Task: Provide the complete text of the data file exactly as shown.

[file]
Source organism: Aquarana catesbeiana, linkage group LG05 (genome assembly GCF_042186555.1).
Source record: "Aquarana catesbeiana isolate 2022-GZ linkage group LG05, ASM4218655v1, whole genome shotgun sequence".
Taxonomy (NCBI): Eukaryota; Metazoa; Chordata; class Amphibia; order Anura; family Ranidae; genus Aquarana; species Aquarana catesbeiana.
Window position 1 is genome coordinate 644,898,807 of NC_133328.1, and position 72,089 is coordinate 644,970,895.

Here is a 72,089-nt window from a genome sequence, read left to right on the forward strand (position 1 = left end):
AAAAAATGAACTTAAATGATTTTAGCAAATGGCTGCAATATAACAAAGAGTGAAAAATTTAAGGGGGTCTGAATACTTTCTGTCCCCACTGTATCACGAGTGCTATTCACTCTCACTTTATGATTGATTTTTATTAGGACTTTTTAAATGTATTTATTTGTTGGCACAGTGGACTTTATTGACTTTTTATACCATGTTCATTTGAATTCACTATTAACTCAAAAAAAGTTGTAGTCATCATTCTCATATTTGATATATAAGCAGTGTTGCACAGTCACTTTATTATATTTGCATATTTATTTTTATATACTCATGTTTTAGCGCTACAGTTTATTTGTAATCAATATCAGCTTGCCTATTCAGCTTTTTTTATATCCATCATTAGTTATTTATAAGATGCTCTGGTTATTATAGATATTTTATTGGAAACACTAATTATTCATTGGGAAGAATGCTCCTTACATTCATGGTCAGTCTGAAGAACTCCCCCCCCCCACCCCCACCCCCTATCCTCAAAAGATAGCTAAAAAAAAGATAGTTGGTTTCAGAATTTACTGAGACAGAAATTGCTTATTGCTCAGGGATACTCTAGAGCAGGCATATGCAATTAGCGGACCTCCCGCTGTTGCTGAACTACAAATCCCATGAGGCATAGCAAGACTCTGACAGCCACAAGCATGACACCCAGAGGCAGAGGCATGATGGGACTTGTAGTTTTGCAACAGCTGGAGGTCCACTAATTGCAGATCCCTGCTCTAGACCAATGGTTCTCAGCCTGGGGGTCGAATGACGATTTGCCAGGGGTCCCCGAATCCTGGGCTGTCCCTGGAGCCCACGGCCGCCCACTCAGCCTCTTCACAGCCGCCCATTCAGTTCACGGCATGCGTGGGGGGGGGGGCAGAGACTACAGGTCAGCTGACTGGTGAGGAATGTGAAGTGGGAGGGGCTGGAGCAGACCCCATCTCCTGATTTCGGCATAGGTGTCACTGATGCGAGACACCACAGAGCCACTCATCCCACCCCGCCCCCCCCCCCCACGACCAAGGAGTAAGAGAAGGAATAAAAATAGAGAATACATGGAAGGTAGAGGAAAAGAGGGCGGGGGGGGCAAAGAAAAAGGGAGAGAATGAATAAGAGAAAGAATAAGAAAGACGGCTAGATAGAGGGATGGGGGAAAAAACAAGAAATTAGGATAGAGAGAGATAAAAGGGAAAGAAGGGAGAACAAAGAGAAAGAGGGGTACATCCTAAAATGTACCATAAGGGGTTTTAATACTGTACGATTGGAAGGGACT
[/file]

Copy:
Source organism: Aquarana catesbeiana, linkage group LG05 (genome assembly GCF_042186555.1).
Source record: "Aquarana catesbeiana isolate 2022-GZ linkage group LG05, ASM4218655v1, whole genome shotgun sequence".
Taxonomy (NCBI): Eukaryota; Metazoa; Chordata; class Amphibia; order Anura; family Ranidae; genus Aquarana; species Aquarana catesbeiana.
Window position 1 is genome coordinate 644,898,807 of NC_133328.1, and position 72,089 is coordinate 644,970,895.

Here is a 72,089-nt window from a genome sequence, read left to right on the forward strand (position 1 = left end):
AAAAAATGAACTTAAATGATTTTAGCAAATGGCTGCAATATAACAAAGAGTGAAAAATTTAAGGGGGTCTGAATACTTTCTGTCCCCACTGTATCACGAGTGCTATTCACTCTCACTTTATGATTGATTTTTATTAGGACTTTTTAAATGTATTTATTTGTTGGCACAGTGGACTTTATTGACTTTTTATACCATGTTCATTTGAATTCACTATTAACTCAAAAAAAGTTGTAGTCATCATTCTCATATTTGATATATAAGCAGTGTTGCACAGTCACTTTATTATATTTGCATATTTATTTTTATATACTCATGTTTTAGCGCTACAGTTTATTTGTAATCAATATCAGCTTGCCTATTCAGCTTTTTTTATATCCATCATTAGTTATTTATAAGATGCTCTGGTTATTATAGATATTTTATTGGAAACACTAATTATTCATTGGGAAGAATGCTCCTTACATTCATGGTCAGTCTGAAGAACTCCCCCCCCCCACCCCCACCCCCTATCCTCAAAAGATAGCTAAAAAAAAGATAGTTGGTTTCAGAATTTACTGAGACAGAAATTGCTTATTGCTCAGGGATACTCTAGAGCAGGCATATGCAATTAGCGGACCTCCCGCTGTTGCTGAACTACAAATCCCATGAGGCATAGCAAGACTCTGACAGCCACAAGCATGACACCCAGAGGCAGAGGCATGATGGGACTTGTAGTTTTGCAACAGCTGGAGGTCCACTAATTGCAGATCCCTGCTCTAGACCAATGGTTCTCAGCCTGGGGGTCGAATGACGATTTGCCAGGGGTCCCCGAATCCTGGGCTGTCCCTGGAGCCCACGGCCGCCCACTCAGCCTCTTCACAGCCGCCCATTCAGTTCACGGCATGCGTGGGGGGGGGGGCAGAGACTACAGGTCAGCTGACTGGTGAGGAATGTGAAGTGGGAGGGGCTGGAGCAGACCCCATCTCCTGATTTCGGCATAGGTGTCACTGATGCGAGACACCACAGAGCCACTCATCCCACCCCGCCCCCCCCCCCCACGACCAAGGAGTAAGAGAAGGAATAAAAATAGAGAATACATGGAAGGTAGAGGAAAAGAGGGCGGGGGGGGCAAAGAAAAAGGGAGAGAATGAATAAGAGAAAGAATAAGAAAGACGGCTAGATAGAGGGATGGGGGAAAAAACAAGAAATTAGGATAGAGAGAGATAAAAGGGAAAGAAGGGAGAACAAAGAGAAAGAGGGGTACATCCTAAAATGTACCATAAGGGGTTTTAATACTGTACGATTGGAAGGGACT